THE LONG WHITE NIGHT by Katharine Scherman

THE LONG WHITE NIGHT

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KIRKUS REVIEW

In 1956, Katharine Scherman wrote of her own encounter with Spring on an Iratic Island and her experience with the natives of Baffin Bay. Now she turns to the tale of one Douglas Ewen Michel for a sinister variation on a theme. A peripatetic reporter who has never stopped long enough to place rotors, Michel comes to Aurora Sound for a twenty-four hour journalist sojourn. Mesmerized by the place and its people, he decides to stay at the most unspoiled Eskimo settlement at Splaine River, in the abandoned home of a missionary whose death leaves some unanswered questions. There Michel enjoys the friendship of the educated Zeke and the love of his sister Maggie. But the treaoherous enmity of their father Nauligak, the leading hunter and former witch doctor of the community, isolates him and undermines his sanity. Michel becomes another fatality ohalked up to Nauligak's determination to maintain the old ways, for which even Zeke is expendable... The perils of a stark, solitary land and of cultures in conflict are amply exemplified in a story that leaves something to be desired as a thriller but offers a chilly insight.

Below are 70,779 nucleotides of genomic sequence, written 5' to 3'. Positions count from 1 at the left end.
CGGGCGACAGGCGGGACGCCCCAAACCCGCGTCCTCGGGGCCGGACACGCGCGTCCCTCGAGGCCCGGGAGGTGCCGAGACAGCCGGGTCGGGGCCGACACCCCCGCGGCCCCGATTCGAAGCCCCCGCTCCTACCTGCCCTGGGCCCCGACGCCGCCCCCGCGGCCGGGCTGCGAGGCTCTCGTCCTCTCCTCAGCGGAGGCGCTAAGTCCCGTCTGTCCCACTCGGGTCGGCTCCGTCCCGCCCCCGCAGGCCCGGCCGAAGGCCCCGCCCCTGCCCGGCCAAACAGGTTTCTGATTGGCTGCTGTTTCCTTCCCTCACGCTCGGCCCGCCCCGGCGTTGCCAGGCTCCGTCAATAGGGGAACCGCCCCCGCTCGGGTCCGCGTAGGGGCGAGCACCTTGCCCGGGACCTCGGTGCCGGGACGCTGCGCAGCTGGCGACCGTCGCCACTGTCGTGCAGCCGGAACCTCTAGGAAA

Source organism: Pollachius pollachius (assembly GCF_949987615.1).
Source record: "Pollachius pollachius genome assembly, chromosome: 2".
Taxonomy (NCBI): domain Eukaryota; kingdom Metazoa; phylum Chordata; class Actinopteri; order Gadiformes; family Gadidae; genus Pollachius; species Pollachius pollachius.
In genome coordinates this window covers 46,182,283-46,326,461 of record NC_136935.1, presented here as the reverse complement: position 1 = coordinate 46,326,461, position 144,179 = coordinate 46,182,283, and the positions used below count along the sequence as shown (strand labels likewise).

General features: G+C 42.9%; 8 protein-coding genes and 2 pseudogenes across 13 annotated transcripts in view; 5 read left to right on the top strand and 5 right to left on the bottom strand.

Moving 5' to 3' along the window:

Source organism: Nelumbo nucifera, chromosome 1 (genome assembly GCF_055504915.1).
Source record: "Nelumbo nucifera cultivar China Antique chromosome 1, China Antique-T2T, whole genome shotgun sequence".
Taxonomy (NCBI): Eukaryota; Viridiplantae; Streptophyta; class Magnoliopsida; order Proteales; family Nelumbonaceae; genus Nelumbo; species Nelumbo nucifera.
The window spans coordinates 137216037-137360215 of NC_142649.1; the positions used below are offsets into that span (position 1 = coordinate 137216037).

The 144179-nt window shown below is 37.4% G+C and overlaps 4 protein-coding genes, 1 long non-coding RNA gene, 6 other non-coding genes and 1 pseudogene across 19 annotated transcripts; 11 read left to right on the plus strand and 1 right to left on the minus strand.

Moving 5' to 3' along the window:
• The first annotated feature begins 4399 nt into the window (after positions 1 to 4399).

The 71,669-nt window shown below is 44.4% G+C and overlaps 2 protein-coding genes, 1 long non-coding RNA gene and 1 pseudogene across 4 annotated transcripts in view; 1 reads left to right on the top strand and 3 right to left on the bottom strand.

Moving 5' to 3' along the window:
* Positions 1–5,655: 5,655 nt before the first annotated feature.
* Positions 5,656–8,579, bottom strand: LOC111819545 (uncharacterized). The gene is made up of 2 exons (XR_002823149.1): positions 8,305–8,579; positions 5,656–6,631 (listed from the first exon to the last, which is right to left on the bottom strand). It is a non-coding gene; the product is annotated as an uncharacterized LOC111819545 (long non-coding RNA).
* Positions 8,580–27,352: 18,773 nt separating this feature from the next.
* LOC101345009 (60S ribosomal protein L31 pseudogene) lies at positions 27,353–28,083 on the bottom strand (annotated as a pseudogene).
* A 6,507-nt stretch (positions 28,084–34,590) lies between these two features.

Publisher: Little, Brown